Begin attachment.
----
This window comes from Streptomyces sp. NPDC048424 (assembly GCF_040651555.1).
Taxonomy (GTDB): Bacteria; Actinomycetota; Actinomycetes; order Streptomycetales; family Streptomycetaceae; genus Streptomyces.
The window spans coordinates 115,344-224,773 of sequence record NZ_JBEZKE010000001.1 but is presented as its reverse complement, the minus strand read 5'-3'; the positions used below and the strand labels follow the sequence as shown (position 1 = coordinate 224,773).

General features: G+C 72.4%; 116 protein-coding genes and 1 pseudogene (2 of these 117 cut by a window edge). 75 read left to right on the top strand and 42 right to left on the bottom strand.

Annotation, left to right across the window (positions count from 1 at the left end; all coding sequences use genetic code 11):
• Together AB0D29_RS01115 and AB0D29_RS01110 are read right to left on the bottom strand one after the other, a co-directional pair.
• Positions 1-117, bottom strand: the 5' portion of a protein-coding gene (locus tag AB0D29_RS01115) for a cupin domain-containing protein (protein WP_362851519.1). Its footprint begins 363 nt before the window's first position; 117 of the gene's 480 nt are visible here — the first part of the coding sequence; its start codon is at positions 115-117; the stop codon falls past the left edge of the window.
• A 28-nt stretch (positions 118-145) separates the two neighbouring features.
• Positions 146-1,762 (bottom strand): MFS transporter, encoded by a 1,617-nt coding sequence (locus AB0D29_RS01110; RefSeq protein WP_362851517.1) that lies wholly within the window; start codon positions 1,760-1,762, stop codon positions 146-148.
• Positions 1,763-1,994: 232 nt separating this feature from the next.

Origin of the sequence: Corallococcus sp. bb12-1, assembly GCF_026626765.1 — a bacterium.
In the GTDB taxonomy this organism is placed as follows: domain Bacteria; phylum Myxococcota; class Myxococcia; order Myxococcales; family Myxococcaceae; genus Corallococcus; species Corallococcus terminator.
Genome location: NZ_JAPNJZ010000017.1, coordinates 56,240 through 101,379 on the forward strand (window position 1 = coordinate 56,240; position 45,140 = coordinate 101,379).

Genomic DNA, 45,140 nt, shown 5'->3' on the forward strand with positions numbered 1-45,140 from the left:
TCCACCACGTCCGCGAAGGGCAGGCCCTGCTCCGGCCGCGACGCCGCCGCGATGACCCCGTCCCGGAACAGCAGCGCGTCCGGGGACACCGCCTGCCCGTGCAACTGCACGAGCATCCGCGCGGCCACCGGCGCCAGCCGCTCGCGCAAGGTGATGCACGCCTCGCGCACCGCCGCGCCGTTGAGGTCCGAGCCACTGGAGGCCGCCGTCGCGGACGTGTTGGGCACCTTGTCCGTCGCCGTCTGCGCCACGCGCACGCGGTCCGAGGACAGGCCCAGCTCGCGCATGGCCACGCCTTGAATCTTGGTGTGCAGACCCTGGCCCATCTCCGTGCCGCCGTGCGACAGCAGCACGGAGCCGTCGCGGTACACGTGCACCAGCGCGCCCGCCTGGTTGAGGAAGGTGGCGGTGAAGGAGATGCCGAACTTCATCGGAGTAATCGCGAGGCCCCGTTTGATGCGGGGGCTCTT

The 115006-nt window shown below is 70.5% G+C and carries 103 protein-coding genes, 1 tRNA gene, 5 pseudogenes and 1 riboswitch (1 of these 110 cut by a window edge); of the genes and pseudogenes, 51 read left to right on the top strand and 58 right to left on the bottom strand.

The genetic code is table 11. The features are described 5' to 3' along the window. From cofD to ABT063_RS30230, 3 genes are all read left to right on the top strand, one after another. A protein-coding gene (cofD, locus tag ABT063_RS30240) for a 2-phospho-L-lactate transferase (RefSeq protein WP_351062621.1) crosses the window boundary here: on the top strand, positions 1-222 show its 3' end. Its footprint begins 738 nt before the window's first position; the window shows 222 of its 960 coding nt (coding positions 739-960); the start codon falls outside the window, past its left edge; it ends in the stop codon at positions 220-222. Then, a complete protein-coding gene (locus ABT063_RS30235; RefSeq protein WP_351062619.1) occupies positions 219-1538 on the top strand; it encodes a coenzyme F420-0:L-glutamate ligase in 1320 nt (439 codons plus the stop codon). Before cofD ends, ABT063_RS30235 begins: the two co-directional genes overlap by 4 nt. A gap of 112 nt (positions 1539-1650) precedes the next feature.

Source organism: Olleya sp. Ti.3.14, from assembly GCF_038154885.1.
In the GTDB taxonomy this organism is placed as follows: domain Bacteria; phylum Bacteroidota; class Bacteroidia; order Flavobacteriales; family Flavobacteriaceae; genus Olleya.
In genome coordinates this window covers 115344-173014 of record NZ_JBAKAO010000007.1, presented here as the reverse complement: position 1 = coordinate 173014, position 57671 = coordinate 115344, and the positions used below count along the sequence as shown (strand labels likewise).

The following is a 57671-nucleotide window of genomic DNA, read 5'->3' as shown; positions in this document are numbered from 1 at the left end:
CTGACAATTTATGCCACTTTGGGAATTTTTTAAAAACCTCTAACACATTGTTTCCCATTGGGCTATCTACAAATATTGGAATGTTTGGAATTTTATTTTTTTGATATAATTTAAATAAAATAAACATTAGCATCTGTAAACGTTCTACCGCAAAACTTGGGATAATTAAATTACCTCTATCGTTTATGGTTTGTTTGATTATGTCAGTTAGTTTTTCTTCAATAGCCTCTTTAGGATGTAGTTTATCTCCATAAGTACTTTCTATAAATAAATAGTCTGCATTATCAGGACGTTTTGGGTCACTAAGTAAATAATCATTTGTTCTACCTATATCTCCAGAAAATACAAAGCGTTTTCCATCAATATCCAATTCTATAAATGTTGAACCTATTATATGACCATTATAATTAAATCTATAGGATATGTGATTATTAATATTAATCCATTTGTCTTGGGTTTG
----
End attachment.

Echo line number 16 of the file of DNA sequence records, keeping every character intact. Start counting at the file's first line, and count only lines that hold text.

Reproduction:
The 115006-nt window shown below is 70.5% G+C and carries 103 protein-coding genes, 1 tRNA gene, 5 pseudogenes and 1 riboswitch (1 of these 110 cut by a window edge); of the genes and pseudogenes, 51 read left to right on the top strand and 58 right to left on the bottom strand.